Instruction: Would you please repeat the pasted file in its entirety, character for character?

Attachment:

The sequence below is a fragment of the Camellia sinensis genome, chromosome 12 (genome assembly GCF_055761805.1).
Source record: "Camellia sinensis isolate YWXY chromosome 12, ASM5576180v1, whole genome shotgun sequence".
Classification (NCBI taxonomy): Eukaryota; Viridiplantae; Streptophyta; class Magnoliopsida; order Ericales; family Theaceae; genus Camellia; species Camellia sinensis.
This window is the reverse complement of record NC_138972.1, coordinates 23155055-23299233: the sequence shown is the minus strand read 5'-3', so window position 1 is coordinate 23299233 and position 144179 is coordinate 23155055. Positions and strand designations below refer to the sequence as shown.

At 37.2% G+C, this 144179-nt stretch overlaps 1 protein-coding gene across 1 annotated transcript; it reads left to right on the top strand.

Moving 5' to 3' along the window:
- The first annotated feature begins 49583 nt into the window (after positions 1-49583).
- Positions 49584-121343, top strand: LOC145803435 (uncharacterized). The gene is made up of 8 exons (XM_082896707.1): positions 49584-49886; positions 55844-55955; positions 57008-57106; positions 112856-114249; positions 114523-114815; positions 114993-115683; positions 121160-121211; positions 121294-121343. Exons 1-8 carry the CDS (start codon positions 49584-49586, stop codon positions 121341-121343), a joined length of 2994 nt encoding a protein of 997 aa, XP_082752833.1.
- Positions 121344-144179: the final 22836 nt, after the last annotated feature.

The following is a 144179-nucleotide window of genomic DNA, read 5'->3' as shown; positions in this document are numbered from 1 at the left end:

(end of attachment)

The sequence below is a fragment of the Camellia sinensis genome, chromosome 12 (genome assembly GCF_055761805.1).
Source record: "Camellia sinensis isolate YWXY chromosome 12, ASM5576180v1, whole genome shotgun sequence".
Classification (NCBI taxonomy): Eukaryota; Viridiplantae; Streptophyta; class Magnoliopsida; order Ericales; family Theaceae; genus Camellia; species Camellia sinensis.
This window is the reverse complement of record NC_138972.1, coordinates 23155055-23299233: the sequence shown is the minus strand read 5'-3', so window position 1 is coordinate 23299233 and position 144179 is coordinate 23155055. Positions and strand designations below refer to the sequence as shown.

At 37.2% G+C, this 144179-nt stretch overlaps 1 protein-coding gene across 1 annotated transcript; it reads left to right on the top strand.

Moving 5' to 3' along the window:
- The first annotated feature begins 49583 nt into the window (after positions 1-49583).
- Positions 49584-121343, top strand: LOC145803435 (uncharacterized). The gene is made up of 8 exons (XM_082896707.1): positions 49584-49886; positions 55844-55955; positions 57008-57106; positions 112856-114249; positions 114523-114815; positions 114993-115683; positions 121160-121211; positions 121294-121343. Exons 1-8 carry the CDS (start codon positions 49584-49586, stop codon positions 121341-121343), a joined length of 2994 nt encoding a protein of 997 aa, XP_082752833.1.
- Positions 121344-144179: the final 22836 nt, after the last annotated feature.

The following is a 144179-nucleotide window of genomic DNA, read 5'->3' as shown; positions in this document are numbered from 1 at the left end: